I understand the disdain many people have for Microsoft, but I like the company. I have owned their stock since the mid 80’s (full disclosure), my company uses many of their software products, and I count on their longevity and success to assure continued improvement and support of their products.
Building software used by tens of millions has just got to be incredibly difficult. I am certain of this because I see how users respond to changes in our own software. Even the smallest change in seemingly immaterial elements such as color and font size can trigger user concerns, questions and commentary.
Thus, overhauling the Windows operating system and Office product line must be a daunting task. Moreover, providing support to the hundreds of thousands of software and hardware developers (e.g., Adobe, HP, Dell, IBM, WebEx, etc.) adds even more complexity to Microsoft’s efforts. The permutations of Microsoft and all other “Windows” software developers and hardware manufacturers is mindboggling.
However, my comments above are not intended to spur on dialogue for or against Microsoft. They are merely written to frame my position on Microsoft, so that my comments about installing Microsoft’s Vista and Office 2007 can be read in its intended context.
I have a very functional Sony laptop (SZ260P). It’s extremely light, and powerful enough for the most demanding business and home video editing tasks. Often it is the envy of other ‘Starbuckers’ sipping coffee and keyboarding. The system came with XP Professional and I installed a litany of applications to support my world. In short, it’s quite the setup to work from home, the road and in the office.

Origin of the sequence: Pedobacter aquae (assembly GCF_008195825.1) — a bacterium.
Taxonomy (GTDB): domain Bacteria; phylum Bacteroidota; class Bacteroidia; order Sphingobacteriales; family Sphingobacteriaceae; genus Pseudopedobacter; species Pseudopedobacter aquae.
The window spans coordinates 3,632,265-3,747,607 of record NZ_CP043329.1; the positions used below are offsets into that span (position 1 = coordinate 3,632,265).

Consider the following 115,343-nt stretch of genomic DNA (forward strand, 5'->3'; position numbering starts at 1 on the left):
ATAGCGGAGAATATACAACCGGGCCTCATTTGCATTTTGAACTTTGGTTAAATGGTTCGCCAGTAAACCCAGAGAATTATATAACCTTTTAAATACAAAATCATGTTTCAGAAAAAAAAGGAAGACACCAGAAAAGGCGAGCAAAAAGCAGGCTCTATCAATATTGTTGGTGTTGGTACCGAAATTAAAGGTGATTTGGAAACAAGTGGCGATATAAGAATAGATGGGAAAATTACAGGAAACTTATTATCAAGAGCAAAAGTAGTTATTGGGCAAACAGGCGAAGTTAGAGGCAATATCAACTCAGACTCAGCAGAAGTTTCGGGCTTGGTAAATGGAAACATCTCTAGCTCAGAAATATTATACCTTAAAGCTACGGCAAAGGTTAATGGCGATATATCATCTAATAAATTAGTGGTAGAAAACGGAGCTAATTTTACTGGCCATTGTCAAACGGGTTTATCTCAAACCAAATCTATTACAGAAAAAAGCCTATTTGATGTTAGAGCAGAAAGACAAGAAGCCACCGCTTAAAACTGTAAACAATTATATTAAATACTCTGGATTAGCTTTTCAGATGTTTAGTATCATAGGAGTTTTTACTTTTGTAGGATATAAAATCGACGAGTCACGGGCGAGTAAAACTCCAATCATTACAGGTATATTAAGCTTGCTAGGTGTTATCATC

About a month ago, for some inexplicable reason, the SZ bonked. I messed around with it and tried to revive it, but to no avail. I turned it over to the IT department, and a week later the SZ was still flat lined. So, as the weekend approached, I mustered up the mindset to rebuild the SZ with Vista and Office 2007.
Granted, taking on a brand new OS upgrade should be steeped in Google searches and hardware manufacture support site readings. However, like many “guys,” I wasn’t too interested in reading instructions. So, I loaded Vista, choose “Upgrade,” and waited 3 hours (several people told me it could take many hours to upgrade). The result was a system that wouldn’t boot and took 6 more tries before I resorted to performing a clean install. Fortunately, I had copied all programs, downloads, and data to a USB Firelite drive prior to beginning the install.
Since this blog is not intended to recount each step because that is for more technical writers than myself (nor would it even be possible for me to retell the tale without drinking… green tea to sooth my nerves), my intention is to provide some non-techie insight about Vista and Office 2007.
Let’s begin with Vista. Most users don’t knowingly deal with their OS unless they are going to the Control Panel for a relatively controlled system change such as adding or removing software, printers, etc. However, as many of you know, the OS is vitally important. Vista Ultimate is elegant and when I’m using it I feel the same way as when I get my car washed and detailed. There is a renewed freshness and the system, like the car, seems to run better and faster. Other improvements Vista offers include better wireless and printer setup. Suffice it to say that Vista seems to make a positive, recognizable difference over XP.
There has been mention in the media that Microsoft has copied a great deal from Apple. Though I don’t have a lot of experience with Apple computers (even though I own a MacBook Pro and IMac), there does seem to be several similarities with Apple functionality. Frankly, this doesn’t bother me because I am used to practically every product I have seen has copied/similar features from their competitors. For example, the new Lexus 460 exterior looks just like the BMW 7 Series except for the grill and the relatively new Jeep seems to model itself after the ‘square-ish’ Hummer – Hmm.